The government is preparing for a potential surge in children separated from their parents at the border, according to documents obtained by Slate.
According to Slate, which reported Tuesday on a budget exercise it obtained from within the Department of Health and Human Service’s Office of Refugee Resettlement, the documents project the cost of the office needing as many as 25,400 beds for children in ORR’s care. ORR is responsible for taking custody of unaccompanied minors — including children who have been separated from their families — after they’re detained at the border.
Currently, ORR has nearly 12,000 children in its custody, of which up to 3,000 were separated from their families at the border as a result of the Trump administration’s family separation policy.
Slate reported the documents stress that budgeting for 25,400 beds is considered the maximum expenditure potentially required by HHS, and that ORR officials don’t specifically say they have knowledge of an impending spike in family separations.
But, barring any unforeseen surge in truly unaccompanied minors detained at the border, the potential expenditure increase imagined by the budget exercise would necessarily be made up of children separated from their families at the border.
To pay for the budget shortfall that would be created by the potential increase in beds, Slate reported based on the documents it obtained, HHS would ask Congress for more money. But, the report said, the increased expense would also be covered by diverting funds from an HIV/AIDS program, and from elsewhere in ORR’s budget.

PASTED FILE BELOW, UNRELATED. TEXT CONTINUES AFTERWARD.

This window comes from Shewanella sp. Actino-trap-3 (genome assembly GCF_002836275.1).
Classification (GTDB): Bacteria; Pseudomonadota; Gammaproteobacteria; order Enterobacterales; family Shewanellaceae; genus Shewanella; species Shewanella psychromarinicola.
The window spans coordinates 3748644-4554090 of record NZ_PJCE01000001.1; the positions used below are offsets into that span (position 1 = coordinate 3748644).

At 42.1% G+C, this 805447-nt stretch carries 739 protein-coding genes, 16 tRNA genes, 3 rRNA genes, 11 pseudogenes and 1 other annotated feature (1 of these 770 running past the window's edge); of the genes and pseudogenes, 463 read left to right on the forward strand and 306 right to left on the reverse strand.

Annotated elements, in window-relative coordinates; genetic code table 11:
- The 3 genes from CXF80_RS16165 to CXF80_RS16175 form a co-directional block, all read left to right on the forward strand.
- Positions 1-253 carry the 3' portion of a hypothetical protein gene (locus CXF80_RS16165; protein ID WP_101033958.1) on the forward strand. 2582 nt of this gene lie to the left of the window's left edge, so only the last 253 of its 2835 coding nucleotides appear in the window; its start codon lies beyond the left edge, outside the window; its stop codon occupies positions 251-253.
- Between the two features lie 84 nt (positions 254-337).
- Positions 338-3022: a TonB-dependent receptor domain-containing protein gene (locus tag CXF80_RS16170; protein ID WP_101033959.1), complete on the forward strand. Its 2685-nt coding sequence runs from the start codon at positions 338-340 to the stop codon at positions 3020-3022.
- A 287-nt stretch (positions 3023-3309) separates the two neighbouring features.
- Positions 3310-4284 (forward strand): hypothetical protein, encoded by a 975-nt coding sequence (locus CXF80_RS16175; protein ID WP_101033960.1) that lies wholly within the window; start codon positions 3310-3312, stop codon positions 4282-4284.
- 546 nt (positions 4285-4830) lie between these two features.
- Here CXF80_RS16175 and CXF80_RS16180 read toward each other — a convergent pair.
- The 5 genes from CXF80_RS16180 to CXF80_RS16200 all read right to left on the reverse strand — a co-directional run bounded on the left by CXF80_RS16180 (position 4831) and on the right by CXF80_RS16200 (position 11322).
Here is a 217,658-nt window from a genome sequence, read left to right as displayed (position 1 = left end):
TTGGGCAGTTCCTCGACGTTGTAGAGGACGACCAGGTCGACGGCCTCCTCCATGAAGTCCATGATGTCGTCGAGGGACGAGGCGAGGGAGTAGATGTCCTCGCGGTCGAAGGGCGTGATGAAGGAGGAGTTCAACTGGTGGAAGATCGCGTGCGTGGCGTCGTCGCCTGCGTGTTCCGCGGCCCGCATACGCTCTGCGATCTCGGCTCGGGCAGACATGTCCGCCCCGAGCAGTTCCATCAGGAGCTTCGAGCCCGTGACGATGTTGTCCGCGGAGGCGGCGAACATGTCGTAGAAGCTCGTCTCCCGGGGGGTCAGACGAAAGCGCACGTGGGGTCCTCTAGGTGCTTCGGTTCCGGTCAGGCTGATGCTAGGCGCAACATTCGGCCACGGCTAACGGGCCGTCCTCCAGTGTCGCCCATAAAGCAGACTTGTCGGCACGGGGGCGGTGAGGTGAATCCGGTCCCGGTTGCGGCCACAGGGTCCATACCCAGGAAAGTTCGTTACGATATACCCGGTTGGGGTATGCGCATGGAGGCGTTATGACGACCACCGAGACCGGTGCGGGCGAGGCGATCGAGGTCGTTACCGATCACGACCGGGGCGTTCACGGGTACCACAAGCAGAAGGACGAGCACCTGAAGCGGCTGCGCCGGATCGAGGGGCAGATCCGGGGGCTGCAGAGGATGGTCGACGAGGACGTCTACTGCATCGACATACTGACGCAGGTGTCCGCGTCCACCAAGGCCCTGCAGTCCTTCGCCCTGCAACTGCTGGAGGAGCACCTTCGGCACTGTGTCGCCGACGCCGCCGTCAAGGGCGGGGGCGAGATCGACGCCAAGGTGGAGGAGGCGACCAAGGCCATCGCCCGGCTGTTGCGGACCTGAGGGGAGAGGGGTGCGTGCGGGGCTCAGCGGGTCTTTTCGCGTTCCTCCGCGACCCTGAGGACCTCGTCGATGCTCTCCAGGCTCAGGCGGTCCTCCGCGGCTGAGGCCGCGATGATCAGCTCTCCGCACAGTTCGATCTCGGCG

While the exercise doesn’t mention a recent court order that separated families be reunited, it does refer to President Donald Trump’s June 20 order which purported to end his family separation policy by instead ordering families to be detained together indefinitely, according to Slate.
A federal judge ruled Monday night that the Trump administration could not change the rules of the Flores Settlement, which prohibits children from remaining in detention centers, even with their families, for longer than 20 days.
Tuesday marks the 20-day mark after Trump’s order. According to the documents Slate obtained, HHS officials may have anticipated the judge’s Monday ruling, accounting for a spike in children referred to its custody for four weeks beginning Tuesday.
While Attorney General Jeff Sessions’ “zero tolerance” prosecution initiative is still in effect — meaning that everyone referred to the Justice Department who was obtained at the border will be prosecuted for illegal entry, including parents — Customs and Border Protection has acknowledged that it is no longer referring parents with children to the Justice Department of prosecution.
If CBP returns to referring parents for prosecution, however, the spike in beds envisioned by the HHS documents could become a reality.
On Monday, the Justice Department warned that parents detained with children at the border could soon face a choice: “remaining in family custody with their children pending immigration proceedings or requesting separation from their children so the child may be placed with a sponsor.”